Accession was invoked when ownership of a side thing was acquired through its permanent connection with the main thing in such a way that the side thing became a part of the main thing. Connecting immobile things with immobile things, mobile things with immobile things and mobile things with mobile things all fell in this category. An example for the first case was alluvium (expansion of land through accumulation of river material at the expense of some other land) and detachment (sudden separation of a piece of land and its eventual connection to some other land) as well as islands emerged on rivers. Examples of the second case included building and planting, according to the superfices solo cedit – things on the land are connected to the land. The third case comprised of ferruminatio – connecting things made from the same metal, plumbatio – connecting things with the use of a different metal, confusio – mixing various liquids, commixtio – mixing of solid bodies. If things could not be separated, a joint ownership was created in which shares were proportional to the input of every co-owner. Money were an exception, when mixed they became the sole property of the owner.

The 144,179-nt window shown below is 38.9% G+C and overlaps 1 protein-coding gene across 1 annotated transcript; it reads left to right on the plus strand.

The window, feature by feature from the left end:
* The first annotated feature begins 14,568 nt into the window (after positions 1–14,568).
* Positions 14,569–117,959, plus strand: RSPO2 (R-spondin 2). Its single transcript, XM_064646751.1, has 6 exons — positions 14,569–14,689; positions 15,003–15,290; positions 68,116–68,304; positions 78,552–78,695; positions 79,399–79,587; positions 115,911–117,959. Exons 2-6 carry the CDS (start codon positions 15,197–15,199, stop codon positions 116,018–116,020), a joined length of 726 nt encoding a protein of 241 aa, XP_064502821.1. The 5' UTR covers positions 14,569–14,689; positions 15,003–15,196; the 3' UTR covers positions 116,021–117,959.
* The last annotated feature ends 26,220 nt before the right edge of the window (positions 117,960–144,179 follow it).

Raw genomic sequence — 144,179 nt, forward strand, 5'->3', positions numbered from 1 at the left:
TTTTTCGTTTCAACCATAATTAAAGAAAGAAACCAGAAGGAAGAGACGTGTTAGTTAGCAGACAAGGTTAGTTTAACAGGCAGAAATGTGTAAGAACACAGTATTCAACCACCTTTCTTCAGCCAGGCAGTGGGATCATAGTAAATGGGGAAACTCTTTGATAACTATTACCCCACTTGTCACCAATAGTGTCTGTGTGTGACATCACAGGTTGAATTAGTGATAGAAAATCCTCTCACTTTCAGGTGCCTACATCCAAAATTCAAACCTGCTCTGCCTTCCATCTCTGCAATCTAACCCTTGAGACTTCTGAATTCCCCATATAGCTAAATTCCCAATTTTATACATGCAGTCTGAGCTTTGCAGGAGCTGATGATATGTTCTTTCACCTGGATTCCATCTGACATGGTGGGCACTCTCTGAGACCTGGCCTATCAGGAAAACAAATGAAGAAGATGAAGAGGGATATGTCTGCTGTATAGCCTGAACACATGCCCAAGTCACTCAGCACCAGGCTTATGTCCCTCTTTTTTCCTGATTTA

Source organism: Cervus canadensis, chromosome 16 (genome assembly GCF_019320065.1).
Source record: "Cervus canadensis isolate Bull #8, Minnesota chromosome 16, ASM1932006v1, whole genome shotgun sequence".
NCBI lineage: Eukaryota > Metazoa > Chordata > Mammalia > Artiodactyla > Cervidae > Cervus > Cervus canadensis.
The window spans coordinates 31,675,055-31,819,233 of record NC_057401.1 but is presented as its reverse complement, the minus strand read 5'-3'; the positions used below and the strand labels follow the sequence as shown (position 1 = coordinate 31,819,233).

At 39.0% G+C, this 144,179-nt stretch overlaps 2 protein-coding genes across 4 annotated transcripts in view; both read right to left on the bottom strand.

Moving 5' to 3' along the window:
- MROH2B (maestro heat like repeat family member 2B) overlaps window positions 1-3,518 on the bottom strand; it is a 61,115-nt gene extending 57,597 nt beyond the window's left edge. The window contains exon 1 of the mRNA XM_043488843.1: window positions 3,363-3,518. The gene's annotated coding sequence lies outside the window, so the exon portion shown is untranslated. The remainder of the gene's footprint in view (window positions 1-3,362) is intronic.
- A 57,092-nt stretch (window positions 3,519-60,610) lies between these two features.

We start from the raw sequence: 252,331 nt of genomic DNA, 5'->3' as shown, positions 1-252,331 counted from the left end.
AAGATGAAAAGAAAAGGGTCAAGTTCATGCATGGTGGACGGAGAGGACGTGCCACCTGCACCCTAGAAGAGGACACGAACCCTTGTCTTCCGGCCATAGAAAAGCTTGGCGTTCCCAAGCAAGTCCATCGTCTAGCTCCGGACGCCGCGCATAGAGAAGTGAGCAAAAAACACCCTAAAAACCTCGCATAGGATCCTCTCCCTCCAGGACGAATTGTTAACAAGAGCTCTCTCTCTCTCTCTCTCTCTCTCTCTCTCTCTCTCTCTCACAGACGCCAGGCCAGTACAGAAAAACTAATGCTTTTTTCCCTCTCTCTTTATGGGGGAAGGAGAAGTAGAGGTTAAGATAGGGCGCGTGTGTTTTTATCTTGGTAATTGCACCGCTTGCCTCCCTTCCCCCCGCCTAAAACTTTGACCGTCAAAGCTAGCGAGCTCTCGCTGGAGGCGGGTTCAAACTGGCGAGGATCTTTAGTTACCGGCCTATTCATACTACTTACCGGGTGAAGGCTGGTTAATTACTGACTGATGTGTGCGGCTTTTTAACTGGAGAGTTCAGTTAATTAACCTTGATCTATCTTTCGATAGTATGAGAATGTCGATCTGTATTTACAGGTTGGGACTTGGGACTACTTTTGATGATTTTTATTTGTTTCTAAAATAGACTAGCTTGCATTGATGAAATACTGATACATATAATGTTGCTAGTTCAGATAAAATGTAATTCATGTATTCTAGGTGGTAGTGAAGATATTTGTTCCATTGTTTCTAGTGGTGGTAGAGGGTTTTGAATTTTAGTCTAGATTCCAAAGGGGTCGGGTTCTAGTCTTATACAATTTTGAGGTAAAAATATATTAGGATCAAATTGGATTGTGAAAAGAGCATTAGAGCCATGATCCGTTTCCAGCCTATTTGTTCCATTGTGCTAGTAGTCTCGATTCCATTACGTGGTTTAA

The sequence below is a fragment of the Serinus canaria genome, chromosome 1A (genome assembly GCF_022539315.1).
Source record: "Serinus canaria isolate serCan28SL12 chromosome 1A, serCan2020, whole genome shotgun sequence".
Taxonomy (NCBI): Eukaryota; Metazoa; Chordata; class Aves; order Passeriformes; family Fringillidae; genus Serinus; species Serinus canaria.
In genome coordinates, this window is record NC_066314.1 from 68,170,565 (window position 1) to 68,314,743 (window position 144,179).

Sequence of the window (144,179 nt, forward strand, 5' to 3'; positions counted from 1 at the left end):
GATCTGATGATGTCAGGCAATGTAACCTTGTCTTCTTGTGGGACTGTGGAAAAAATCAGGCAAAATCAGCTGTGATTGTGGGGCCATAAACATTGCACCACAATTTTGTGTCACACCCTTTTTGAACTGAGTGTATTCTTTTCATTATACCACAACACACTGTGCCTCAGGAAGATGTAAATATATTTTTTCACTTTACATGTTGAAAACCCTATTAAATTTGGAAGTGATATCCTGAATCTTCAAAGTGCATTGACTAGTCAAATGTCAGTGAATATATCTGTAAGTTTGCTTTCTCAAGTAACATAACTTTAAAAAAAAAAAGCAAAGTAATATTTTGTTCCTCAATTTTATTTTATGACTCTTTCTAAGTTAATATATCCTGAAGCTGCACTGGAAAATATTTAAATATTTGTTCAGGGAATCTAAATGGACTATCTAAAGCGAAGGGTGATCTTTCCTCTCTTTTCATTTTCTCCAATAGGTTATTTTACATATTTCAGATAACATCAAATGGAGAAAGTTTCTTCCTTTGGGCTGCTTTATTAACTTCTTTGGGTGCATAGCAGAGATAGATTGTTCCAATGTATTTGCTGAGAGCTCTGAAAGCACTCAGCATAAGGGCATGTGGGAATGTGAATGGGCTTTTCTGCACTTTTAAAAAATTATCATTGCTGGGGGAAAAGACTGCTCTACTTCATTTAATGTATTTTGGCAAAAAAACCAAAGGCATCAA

Modification of things (specificatio) meant processing of somebody else’s material without that person’s consent – for example making wine from grapes, a ship from wood, a bread from flour, fabric from yarn or a vessel from metal. With time, two schools emerged – the Sabinians held that the ownership of the newly created thing belongs to the owner of the material used while the Proculians believed that it should belong to the manufacturer, arguing it the new thing is appropriated as previously belonging to nobody. The middle ground presented by Paulus was accepted and incorporated by Justinian. According to Paulus, if it was possible to reverse the thing to the original state, the owner of the material was the owner and the manufacturer could make claims on the basis of the performed work. If however it was not possible, then the manufacturer was the owner of the new thing, provided he acted in good faith, and the owner of the material could make claims on the basis of lost material.